“Who wouldn’t be interested if someone like Reid Maxwell or Steven McWhirter just popped up and started playing – who wouldn’t be interested in something like that?” – Owen Russell
We can see other art forms that were once all-white, all-privileged, and we can see diversity. None of them are perfect, but they’ve been able to change their make-up and complexion far more. So why not piping and drumming?
“We may be missing the joy of experiencing the Yo Yo Ma or Jimi Hendrix of bagpiping during our lifetimes simply because they don’t look like G.S. McLennan and feel that they wouldn’t belong,” Sutherland argues. “Those of us with privilege need to do a better job of working to level and expand the playing field, balancing tradition with progress, actually calling out other members of the community including those in positions of power: instructors, games organizers, judges, stewards, etc., for bigoted jokes and comments, and actively listening to community members of colour so that we as a community become more inclusive and comfortable for all.”
“We could be doing more to recruit from areas that have more diversity and be more welcoming,” Owen Russell says. “Because you never know unless you try. What if there was an afternoon recital, and they saw people playing, and that sparked an interest. I mean, who wouldn’t be interested if someone like Reid Maxwell or Steven McWhirter just popped up and started playing – who wouldn’t be interested in something like that?”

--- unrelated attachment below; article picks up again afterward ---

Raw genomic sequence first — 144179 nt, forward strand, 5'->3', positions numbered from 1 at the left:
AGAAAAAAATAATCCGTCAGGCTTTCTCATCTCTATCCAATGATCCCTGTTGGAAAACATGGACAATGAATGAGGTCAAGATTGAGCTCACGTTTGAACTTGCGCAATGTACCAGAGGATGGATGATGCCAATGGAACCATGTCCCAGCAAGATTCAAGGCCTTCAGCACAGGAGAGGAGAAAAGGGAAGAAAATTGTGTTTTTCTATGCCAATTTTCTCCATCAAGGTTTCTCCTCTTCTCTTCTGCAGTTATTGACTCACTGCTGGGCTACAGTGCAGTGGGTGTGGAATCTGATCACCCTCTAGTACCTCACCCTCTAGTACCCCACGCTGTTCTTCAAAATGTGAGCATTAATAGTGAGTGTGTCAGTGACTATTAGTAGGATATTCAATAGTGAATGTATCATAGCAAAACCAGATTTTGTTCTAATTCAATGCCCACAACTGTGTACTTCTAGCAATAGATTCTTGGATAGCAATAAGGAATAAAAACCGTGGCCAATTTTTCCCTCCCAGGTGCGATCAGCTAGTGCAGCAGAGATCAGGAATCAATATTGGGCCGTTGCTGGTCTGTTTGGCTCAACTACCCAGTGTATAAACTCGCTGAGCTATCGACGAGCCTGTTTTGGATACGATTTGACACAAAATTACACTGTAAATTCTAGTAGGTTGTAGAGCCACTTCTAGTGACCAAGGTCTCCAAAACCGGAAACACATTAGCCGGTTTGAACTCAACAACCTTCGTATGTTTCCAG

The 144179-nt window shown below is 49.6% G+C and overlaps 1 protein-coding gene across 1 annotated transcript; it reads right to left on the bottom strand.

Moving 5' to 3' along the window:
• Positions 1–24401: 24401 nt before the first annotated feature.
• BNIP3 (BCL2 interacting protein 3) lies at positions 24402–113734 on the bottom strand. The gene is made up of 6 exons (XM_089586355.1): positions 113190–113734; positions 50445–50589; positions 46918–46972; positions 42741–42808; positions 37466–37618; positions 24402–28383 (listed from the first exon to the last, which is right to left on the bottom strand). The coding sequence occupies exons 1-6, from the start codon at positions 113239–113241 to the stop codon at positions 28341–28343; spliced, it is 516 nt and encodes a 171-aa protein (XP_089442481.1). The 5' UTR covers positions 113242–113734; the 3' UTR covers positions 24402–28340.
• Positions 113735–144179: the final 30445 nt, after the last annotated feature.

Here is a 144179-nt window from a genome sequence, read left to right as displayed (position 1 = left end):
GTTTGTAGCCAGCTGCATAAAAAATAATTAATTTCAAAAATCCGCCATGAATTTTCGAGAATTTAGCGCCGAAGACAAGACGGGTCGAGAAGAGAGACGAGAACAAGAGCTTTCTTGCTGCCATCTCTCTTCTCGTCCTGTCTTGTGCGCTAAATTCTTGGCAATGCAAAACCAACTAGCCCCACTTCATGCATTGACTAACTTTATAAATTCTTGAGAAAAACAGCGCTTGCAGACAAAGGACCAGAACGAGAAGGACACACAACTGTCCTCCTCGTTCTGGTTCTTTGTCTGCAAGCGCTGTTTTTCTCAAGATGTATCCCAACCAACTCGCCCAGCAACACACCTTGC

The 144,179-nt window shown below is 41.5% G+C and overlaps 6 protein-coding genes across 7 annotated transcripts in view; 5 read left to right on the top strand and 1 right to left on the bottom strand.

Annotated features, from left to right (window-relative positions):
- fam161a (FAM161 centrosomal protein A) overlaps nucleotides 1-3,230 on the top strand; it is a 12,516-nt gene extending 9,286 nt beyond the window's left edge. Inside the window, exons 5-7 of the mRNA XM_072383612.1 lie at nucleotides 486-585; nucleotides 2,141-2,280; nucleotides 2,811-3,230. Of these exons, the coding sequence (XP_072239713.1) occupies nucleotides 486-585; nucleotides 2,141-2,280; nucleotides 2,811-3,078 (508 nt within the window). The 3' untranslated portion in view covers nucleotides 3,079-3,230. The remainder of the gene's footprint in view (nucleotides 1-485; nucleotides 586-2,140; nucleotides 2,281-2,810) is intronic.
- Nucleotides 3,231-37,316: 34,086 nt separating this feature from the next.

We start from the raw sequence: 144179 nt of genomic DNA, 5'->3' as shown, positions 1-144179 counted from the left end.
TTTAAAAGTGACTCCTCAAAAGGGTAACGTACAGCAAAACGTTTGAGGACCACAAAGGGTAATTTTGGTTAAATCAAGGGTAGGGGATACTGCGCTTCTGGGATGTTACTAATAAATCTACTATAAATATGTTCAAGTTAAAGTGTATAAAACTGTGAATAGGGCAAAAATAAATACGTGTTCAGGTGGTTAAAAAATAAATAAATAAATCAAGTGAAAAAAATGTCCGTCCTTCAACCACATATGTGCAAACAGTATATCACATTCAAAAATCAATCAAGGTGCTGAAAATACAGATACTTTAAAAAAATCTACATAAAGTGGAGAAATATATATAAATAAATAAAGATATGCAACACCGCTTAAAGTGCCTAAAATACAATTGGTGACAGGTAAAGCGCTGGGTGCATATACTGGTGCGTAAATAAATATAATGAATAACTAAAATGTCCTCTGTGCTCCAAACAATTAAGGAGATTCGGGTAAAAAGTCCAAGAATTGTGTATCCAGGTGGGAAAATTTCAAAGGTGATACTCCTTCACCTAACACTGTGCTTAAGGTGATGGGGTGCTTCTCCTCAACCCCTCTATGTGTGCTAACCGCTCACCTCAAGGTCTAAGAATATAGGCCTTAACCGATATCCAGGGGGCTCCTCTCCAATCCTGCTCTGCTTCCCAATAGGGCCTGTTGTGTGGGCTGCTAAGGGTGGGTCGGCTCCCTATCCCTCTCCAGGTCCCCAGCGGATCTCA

Diversity across piping and drumming is not going to occur overnight, though. It will take time and proactive effort to welcome more into what appears to others as a closed shop.
Until female trailblazers like Gail Brown and Jennifer Hutcheon played their way into Scottish Grade 1 bands, and solo pipers like Patricia Innes (Henderson), Anne Sinclair (Johnston), Rona MacDonald (Lightfoot) and Anne Stewart (Spalding) persisted in breaking the gender barriers of the top competitions in the 1970s, women did not start to have a significant presence in our pastime.
And nearly 50 years later, women – who make up 51% of people on earth – still represent about a quarter of our hobby’s population.
But with enlightenment and the courage and the conviction to recognize and confront problems with solutions come change. Change tends to happen slowly in all walks of life, but in a piping and drumming world steeped in tradition and ethnic culture, the pace of change can be so slow that it is almost invisible.
Owen Russell sums it up. “Before you see a much more diverse range, it’s going to be awhile. But I hope I’m still playing when that happens.”
Our thanks again go to all who contributed to this piece, and to those who took the time to read it.
As always, we welcome your comments. We encourage you to post your thoughts through our own comments system, as they will stay with the story for good. Those posted to Facebook tend to be lost in the future.
#MeToo: A collective call to members of our community
November 1, 2017
October 19, 2017
The status of females in piping and drumming in 2020
April 2, 2020